EMCOMM / Technical Articles

EMCOMM: Emergency Power Options

The portable rigs are ready to go. The antennas are chosen and packed. But there are plenty of other needs to think about before you head off for a remote operating session, including emergency power. There are a lot of variables to consider. Will commercial mains be available? Will they last the entire time? Do you have enough room to transport the equipment you want? Will the operation be inside or outside? Will noise be a problem?

With these questions in mind, let’s explore some emergency power options.


A generator is an obvious first choice. They are rugged and can provide reliable power for an extended time period. However, generators are not good options when lightness and portability are necessary. Consideration must also be given to where you’ll be setting up and the situation. For example, the sounds and smells from a generator may be unpleasant for families in a campground setting. During a large-scale emergency when no other facilities are available, however, one probably won’t mind the extra fumes and noise.

Generac GP3600 Series Portable Generator

Power Stations

A choice that is growing in popularity is a power station. These all-enclosed, carriable, battery-powered units are lightweight when compared to a generator, but may not be the best choice for tossing in a backpack. The A-iPower 300 Watt Lithium Power Station below includes 3 USB ports, one 12-volt outlet, and two 110-volt AC outlets. It can be conveniently recharged with AC adapter, 12-volt adapter, or compatible solar panel.

A-iPower 300W Lithium Portable Power Station


A great option for experimenting with natural energy, the sun can be a free and environmentally-friendly source of electrical power. A solar cell, or photovoltaic cell (PV), converts light into electric current using the photovoltaic effect. Multiple solar cells are connected inside modules that are wired together to form arrays. The arrays are tied to an inverter, which produces power at the desired voltage. Of course, you are dependent on Mother Nature to provide the required sunshine, and a large array for maximum power can become very expensive.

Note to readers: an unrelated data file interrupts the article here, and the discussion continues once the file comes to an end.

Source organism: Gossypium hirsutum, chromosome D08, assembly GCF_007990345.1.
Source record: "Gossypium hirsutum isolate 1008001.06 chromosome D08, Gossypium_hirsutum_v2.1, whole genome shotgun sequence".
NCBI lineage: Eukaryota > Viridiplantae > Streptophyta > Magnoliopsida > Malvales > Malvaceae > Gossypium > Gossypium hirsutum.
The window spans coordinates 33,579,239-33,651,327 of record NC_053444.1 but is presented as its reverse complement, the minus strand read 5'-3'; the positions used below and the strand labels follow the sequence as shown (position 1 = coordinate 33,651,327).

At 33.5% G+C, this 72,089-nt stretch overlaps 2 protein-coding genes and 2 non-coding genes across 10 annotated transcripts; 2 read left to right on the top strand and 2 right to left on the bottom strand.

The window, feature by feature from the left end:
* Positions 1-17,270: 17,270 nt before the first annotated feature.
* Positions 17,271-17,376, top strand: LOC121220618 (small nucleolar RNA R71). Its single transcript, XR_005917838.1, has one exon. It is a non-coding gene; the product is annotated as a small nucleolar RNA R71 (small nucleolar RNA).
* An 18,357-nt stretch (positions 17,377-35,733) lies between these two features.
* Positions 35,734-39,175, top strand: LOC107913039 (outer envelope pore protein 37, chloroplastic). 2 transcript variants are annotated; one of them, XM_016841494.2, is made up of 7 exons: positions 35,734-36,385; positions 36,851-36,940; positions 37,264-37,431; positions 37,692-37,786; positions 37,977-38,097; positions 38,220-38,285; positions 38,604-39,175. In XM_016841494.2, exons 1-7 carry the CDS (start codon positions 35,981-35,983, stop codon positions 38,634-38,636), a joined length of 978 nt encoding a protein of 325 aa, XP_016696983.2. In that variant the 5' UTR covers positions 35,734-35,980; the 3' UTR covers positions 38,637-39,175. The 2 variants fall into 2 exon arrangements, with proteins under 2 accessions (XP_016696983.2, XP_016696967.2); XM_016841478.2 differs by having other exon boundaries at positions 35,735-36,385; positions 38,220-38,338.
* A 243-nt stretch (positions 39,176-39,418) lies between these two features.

Samlex Solar Portable and Foldable Solar Battery Charging Kit


The physics of batteries, and what type can be considered the best, is a subject that can take an article or two to fully explore. We’ll touch on two of the most popular here.

Lead-acid batteries are a good choice for emergency power. They can be used with or without a battery box. The advantages of this type of battery are that they are rugged and have relatively low energy density. Many are deep cycle types that can handle a slow discharge well. Their cost is on the lower side for batteries as well. The main disadvantage to lead-acid batteries is that they can be extremely heavy, which cuts into portability. Some lead-acid designs, like the marine version pictured below, are lighter but also cost more.

West Mountain Radio Battery Box and Optima BlueTop Deep Cycle Marine 12-Volt Battery

Another popular type is the Lithium Iron Phosphate battery. Lithium Ion Phosphate (LFP) is an inorganic compound with the formula LiFePO4. This battery’s major advantages are that it poses few safety concerns such as overheating and explosion, as well having a long-cycle lifetime, high power density, and a wider operating temperature range. In addition, weight is no longer much of an issue as these are the lightest of batteries. This battery’s major disadvantage is higher cost.

12V, 12Ah Lithium Iron Phosphate Battery

What is your favorite type of alternative power? Questions? Share them in the comments below or email me at KE8FMJ@arrl.net.

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